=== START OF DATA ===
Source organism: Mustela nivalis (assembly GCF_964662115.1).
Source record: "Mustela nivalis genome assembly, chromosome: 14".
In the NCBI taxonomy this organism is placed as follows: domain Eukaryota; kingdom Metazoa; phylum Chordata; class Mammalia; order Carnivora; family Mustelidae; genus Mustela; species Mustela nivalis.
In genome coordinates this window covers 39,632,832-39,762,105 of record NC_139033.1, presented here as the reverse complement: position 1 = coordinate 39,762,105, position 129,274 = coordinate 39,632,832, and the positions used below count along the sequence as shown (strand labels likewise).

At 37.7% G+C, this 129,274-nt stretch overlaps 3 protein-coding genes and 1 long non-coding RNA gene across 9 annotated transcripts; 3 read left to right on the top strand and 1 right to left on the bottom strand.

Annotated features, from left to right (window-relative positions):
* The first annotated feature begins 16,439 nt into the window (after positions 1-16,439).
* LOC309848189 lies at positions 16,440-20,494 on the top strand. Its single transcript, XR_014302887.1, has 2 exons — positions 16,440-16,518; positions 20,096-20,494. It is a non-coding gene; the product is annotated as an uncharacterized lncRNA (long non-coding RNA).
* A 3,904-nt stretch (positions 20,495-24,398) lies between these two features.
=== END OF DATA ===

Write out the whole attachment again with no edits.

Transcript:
Source organism: Mustela nivalis (assembly GCF_964662115.1).
Source record: "Mustela nivalis genome assembly, chromosome: 14".
In the NCBI taxonomy this organism is placed as follows: domain Eukaryota; kingdom Metazoa; phylum Chordata; class Mammalia; order Carnivora; family Mustelidae; genus Mustela; species Mustela nivalis.
In genome coordinates this window covers 39,632,832-39,762,105 of record NC_139033.1, presented here as the reverse complement: position 1 = coordinate 39,762,105, position 129,274 = coordinate 39,632,832, and the positions used below count along the sequence as shown (strand labels likewise).

At 37.7% G+C, this 129,274-nt stretch overlaps 3 protein-coding genes and 1 long non-coding RNA gene across 9 annotated transcripts; 3 read left to right on the top strand and 1 right to left on the bottom strand.

Annotated features, from left to right (window-relative positions):
* The first annotated feature begins 16,439 nt into the window (after positions 1-16,439).
* LOC309848189 lies at positions 16,440-20,494 on the top strand. Its single transcript, XR_014302887.1, has 2 exons — positions 16,440-16,518; positions 20,096-20,494. It is a non-coding gene; the product is annotated as an uncharacterized lncRNA (long non-coding RNA).
* A 3,904-nt stretch (positions 20,495-24,398) lies between these two features.